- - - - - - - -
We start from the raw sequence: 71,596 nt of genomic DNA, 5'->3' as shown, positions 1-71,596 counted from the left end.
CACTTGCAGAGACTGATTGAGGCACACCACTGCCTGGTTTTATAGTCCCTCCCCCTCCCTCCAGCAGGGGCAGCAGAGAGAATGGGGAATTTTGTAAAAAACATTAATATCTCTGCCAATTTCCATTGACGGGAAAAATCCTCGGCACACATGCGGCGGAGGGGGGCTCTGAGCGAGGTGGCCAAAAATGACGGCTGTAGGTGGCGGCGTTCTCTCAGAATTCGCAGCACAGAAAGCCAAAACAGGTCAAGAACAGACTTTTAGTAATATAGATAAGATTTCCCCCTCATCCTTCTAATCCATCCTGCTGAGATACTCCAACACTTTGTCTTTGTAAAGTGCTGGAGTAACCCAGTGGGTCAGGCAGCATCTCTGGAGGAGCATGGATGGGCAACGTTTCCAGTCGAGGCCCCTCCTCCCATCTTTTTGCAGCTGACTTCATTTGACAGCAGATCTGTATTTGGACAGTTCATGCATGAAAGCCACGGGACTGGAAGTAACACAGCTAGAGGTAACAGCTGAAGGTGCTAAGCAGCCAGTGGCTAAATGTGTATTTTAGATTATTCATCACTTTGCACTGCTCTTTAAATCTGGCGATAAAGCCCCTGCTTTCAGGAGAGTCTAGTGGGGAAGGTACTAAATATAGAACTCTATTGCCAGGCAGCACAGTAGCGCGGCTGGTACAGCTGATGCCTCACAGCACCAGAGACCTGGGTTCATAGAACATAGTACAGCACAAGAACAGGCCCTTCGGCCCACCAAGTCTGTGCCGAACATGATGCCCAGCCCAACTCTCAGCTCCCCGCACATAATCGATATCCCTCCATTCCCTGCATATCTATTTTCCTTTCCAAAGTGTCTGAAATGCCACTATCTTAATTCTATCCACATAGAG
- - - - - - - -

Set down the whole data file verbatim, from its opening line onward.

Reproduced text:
We start from the raw sequence: 71,596 nt of genomic DNA, 5'->3' as shown, positions 1-71,596 counted from the left end.
CACTTGCAGAGACTGATTGAGGCACACCACTGCCTGGTTTTATAGTCCCTCCCCCTCCCTCCAGCAGGGGCAGCAGAGAGAATGGGGAATTTTGTAAAAAACATTAATATCTCTGCCAATTTCCATTGACGGGAAAAATCCTCGGCACACATGCGGCGGAGGGGGGCTCTGAGCGAGGTGGCCAAAAATGACGGCTGTAGGTGGCGGCGTTCTCTCAGAATTCGCAGCACAGAAAGCCAAAACAGGTCAAGAACAGACTTTTAGTAATATAGATAAGATTTCCCCCTCATCCTTCTAATCCATCCTGCTGAGATACTCCAACACTTTGTCTTTGTAAAGTGCTGGAGTAACCCAGTGGGTCAGGCAGCATCTCTGGAGGAGCATGGATGGGCAACGTTTCCAGTCGAGGCCCCTCCTCCCATCTTTTTGCAGCTGACTTCATTTGACAGCAGATCTGTATTTGGACAGTTCATGCATGAAAGCCACGGGACTGGAAGTAACACAGCTAGAGGTAACAGCTGAAGGTGCTAAGCAGCCAGTGGCTAAATGTGTATTTTAGATTATTCATCACTTTGCACTGCTCTTTAAATCTGGCGATAAAGCCCCTGCTTTCAGGAGAGTCTAGTGGGGAAGGTACTAAATATAGAACTCTATTGCCAGGCAGCACAGTAGCGCGGCTGGTACAGCTGATGCCTCACAGCACCAGAGACCTGGGTTCATAGAACATAGTACAGCACAAGAACAGGCCCTTCGGCCCACCAAGTCTGTGCCGAACATGATGCCCAGCCCAACTCTCAGCTCCCCGCACATAATCGATATCCCTCCATTCCCTGCATATCTATTTTCCTTTCCAAAGTGTCTGAAATGCCACTATCTTAATTCTATCCACATAGAG